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PEST MANAGEMENT

PESTERED TO THE POINT

OF ELIMINATION By Aly McClure

“P

est is a relative term when dealing with pasture cattle, anything can be labeled a pest that isn’t a cow, grass, or water.”

When raising cattle your number one priority is to keep your animals calm and comfortable. The development of your herd is so dependent on this that a pest infestation can severely derail your efforts. When cattle become stressed their feed intake is lower and their ability to produce quality milk for nursing calves, or continue growth in a feedyard declines as well. Pests can make your animals more susceptible to diseases by weakening their immune systems. But, pest is such a relative term when raising cattle on pasture, anything can be labeled a pest if it isn’t a cow, grass, or water. So what do we do? By implementing pasture management programs and effective cattle health programs you can protect your herd from the majority of issues caused by pests. Taking the best care possible of our cattle is a great responsibility, one that not only affects us and our herd but the agriculture community as a whole. We are one team with the same goal - to efficiently and ethically produced food, clothing, and by-products for the use and

enjoyment of consumers. By creating a comfortable environment for your cattle, you are not only insuring steady growth and production, but it is also the right thing to do. Because of overuse of pesticides in the recent past, pest populations have developed resistance to them and inadvertently destroyed natural enemies. Today, cattleman should carefully consider the development of Integrated Pest Management (IPMs) programs. Depending on your location and operation type (conventional, organic, grass-fed, etc.) you may have different pest concerns but, in general, they should all look very similar. By studying the variety of options, you have to control pests and creating a plan to implement them, you are saving yourself time and money. Preventative measure go a long way. When creating an effective IMP, there are several aspects to consider for inclusion in your policy as standard procedure. • Pasture maintenance and mowing down overgrowth helps to reduce mice and snakes.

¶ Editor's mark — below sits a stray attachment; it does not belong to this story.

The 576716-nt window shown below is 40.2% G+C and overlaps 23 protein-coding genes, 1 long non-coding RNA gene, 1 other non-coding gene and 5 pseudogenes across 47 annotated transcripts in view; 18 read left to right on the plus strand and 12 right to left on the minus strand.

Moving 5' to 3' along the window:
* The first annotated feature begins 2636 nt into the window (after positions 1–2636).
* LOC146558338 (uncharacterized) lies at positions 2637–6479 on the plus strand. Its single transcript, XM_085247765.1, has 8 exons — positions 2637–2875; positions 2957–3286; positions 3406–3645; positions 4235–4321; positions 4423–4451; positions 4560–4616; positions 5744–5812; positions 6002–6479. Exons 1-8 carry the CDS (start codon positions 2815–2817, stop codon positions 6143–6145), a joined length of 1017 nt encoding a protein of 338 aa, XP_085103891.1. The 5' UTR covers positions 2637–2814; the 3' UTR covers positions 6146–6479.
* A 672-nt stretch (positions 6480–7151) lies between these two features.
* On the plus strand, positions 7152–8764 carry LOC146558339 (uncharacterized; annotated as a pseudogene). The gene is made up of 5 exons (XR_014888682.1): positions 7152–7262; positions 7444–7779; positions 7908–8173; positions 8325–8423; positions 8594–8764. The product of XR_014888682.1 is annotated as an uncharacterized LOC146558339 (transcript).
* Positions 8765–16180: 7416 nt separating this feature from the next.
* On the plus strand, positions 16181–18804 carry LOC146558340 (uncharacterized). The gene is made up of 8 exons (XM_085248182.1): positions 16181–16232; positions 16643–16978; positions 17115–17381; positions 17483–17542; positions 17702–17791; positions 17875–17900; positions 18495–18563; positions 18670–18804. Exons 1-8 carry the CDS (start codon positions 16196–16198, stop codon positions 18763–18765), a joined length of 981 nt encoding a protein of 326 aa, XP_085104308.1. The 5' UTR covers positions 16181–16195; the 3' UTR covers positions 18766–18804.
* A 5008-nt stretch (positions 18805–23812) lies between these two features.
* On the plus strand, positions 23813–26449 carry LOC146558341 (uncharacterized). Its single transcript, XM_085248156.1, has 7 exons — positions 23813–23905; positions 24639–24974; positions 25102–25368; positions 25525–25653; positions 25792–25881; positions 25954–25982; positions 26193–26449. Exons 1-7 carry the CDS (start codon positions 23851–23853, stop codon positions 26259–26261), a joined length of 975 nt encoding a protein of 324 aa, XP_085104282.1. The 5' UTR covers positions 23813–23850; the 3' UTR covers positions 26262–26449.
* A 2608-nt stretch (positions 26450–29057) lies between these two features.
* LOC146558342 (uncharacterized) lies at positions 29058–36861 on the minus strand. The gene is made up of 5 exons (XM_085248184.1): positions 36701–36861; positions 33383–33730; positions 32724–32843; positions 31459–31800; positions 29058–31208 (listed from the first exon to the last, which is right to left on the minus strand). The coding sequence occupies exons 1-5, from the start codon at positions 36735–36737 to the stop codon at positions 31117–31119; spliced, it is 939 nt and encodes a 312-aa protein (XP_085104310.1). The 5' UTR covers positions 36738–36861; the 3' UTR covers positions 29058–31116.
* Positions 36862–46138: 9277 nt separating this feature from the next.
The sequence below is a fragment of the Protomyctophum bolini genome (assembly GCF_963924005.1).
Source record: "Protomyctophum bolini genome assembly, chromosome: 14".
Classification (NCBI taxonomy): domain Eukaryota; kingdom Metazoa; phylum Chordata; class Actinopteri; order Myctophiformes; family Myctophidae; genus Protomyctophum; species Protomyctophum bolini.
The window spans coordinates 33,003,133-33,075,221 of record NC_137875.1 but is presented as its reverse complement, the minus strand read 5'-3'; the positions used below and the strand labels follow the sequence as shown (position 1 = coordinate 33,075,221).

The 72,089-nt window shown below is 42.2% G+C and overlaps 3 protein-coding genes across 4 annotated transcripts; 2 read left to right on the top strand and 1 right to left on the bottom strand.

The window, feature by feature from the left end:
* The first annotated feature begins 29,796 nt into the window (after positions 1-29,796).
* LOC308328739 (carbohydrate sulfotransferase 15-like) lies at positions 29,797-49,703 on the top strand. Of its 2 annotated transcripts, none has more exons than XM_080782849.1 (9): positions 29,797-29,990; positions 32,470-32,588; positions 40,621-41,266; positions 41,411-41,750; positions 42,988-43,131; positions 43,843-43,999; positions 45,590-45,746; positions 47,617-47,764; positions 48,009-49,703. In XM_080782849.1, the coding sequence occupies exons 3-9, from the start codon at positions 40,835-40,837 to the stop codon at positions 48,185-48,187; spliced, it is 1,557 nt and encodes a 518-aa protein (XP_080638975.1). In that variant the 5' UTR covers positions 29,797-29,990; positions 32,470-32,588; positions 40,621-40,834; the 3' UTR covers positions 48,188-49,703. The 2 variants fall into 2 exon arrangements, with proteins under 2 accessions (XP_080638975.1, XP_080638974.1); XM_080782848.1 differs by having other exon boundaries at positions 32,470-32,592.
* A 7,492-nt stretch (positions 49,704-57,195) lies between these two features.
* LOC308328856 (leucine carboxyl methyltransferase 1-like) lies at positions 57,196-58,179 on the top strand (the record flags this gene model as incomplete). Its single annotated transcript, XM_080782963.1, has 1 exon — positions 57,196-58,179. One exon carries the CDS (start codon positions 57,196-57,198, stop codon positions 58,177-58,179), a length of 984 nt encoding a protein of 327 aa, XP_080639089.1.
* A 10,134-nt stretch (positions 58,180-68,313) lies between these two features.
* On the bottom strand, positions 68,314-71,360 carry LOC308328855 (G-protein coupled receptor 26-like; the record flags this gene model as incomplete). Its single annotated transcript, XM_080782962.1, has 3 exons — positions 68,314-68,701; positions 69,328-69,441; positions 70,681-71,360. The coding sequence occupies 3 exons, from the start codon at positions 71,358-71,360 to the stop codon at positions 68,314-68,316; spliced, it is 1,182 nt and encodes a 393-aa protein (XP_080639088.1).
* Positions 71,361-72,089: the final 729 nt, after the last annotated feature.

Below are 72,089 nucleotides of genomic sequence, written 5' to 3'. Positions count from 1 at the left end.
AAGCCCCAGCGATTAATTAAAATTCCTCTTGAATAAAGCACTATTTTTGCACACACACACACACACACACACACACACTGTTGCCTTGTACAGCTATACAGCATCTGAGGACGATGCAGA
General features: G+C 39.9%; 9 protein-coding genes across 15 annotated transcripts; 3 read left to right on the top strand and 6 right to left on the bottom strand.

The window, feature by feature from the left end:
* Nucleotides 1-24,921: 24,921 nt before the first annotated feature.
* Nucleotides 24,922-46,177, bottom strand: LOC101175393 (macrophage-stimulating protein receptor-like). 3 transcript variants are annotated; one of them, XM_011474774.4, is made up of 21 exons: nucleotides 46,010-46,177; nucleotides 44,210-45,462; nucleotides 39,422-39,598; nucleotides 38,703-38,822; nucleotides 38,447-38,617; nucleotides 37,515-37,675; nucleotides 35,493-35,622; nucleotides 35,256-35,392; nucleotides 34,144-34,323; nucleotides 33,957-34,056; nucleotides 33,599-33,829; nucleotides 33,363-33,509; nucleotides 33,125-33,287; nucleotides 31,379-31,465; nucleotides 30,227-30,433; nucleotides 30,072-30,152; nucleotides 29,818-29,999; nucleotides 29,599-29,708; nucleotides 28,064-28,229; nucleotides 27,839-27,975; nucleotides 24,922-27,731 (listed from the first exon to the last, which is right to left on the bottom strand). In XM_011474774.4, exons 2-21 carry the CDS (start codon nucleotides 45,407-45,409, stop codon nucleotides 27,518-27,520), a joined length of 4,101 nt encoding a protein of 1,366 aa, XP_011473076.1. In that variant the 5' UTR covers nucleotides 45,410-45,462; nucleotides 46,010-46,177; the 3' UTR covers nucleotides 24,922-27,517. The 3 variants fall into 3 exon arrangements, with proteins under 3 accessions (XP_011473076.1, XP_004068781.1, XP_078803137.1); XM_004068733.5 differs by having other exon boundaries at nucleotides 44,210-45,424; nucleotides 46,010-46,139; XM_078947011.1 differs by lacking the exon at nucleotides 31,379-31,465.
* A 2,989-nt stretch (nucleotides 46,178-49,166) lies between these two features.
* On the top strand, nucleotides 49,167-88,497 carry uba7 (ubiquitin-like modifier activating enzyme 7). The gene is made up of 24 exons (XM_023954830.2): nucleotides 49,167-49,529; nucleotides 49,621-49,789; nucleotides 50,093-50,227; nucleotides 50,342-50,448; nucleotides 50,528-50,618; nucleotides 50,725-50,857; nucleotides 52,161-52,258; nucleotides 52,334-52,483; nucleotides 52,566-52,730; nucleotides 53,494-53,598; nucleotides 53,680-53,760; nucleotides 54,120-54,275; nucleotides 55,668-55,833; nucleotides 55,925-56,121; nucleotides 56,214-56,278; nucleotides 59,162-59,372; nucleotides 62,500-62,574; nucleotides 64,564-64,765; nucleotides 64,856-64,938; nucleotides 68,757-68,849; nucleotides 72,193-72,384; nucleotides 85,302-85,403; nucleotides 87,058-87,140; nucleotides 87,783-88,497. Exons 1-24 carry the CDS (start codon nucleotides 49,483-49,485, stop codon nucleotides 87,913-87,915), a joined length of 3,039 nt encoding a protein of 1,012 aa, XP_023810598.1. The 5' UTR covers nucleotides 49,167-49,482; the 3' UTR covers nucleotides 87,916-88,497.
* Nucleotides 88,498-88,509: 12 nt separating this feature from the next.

• Flood area drainage helps to control insect breeding grounds. • Keeping feed equipment and storage facilities clean and tidy eliminates pest feeding grounds. • You can take multiple approaches to reducing the population, combining them is a very effective method. You can use traps, repellants, dusting powders, parasites, and chemicals. Using parasites is an interesting and effective measure for controlling pest populations. Most every insect pest has a parasite enemy that will attack them. Insect parasites are generally host-specific wasps or fly’s. Most are so small you will not be able to see them and won’t cause an issue in an already pesky environment. An effective way to quickly reduce populations, an adult parasite can lay hundreds of eggs in hundreds of hosts. The parasitic larva lives in/on their chosen host and kills them only once that have reached maturity. When you are dealing with an infestation such as mange, it is very important to segregate the infected cattle from the rest of the herd. Mange is highly contagious and will spread through direct contact with * Continued on page 40

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American

June 2018

www.americancattlemen.com

American Cattlemen June 2018  
American Cattlemen June 2018